Saturday, November 17, 2007
Because I (like every other American) know at least one person with an eating disorder. And many more people who are either borderline or won't admit they have this problem.
Because this is an excellently written book that takes you inside the minds of people who struggle with eating disorders and helps you to understand where they are coming from.
Because this book sheds light on the full spectrum of each personality trait that is associated with eating disorders. As I read this book and placed myself in each spectrum, I saw how my own personality has led me down similar or contrasting paths to the men and women featured. In other words, I came to a better understanding of myself.
I wish Christians wrote books like this. Aimee Liu has carefully researched, sensitively interviewed, and evocatively described the issues and people connected with the concept of "recovering" from eating disorders. She has interpreted a range of behaviors to come up with a model for what constitutes reasonable human behavior. She has done this without the aid of the Bible or, according to her, any organized religion. Her starting point is all wrong, and yet her conclusions match up with the solution Christianity should be offering. With that caveat, I highly recommend Gaining to everyone.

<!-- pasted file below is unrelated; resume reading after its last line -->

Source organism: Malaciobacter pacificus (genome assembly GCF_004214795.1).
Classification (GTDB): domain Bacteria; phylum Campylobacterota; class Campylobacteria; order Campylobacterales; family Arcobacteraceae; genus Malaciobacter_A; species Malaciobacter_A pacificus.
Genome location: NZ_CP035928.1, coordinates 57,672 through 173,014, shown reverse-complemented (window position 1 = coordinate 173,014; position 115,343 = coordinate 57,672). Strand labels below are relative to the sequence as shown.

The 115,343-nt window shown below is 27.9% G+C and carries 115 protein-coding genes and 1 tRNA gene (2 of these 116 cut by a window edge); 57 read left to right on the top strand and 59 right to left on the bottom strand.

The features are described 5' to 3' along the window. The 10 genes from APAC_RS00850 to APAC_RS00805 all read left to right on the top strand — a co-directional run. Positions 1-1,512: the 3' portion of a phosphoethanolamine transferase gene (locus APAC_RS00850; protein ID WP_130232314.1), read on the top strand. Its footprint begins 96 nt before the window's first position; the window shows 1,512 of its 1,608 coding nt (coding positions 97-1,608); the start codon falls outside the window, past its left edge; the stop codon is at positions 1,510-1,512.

Sunday, November 04, 2007
He's an urban curiosity--a poet of passers-by, a vendor of verse. With his manual typewriter outside a downtown Manhattan supermarket, William Chrome forges poems on the spot from bystanders' requests, sentiments and dares.
He also attended high school not far from where I live.
1=If you miss one of these, you're not missing anything
2=Enjoyably predictable Christie fare
3=Christie at her best
Death on the Nile warrants a 3--go read it, it's clever. And the featured detective is Hercule Poirot.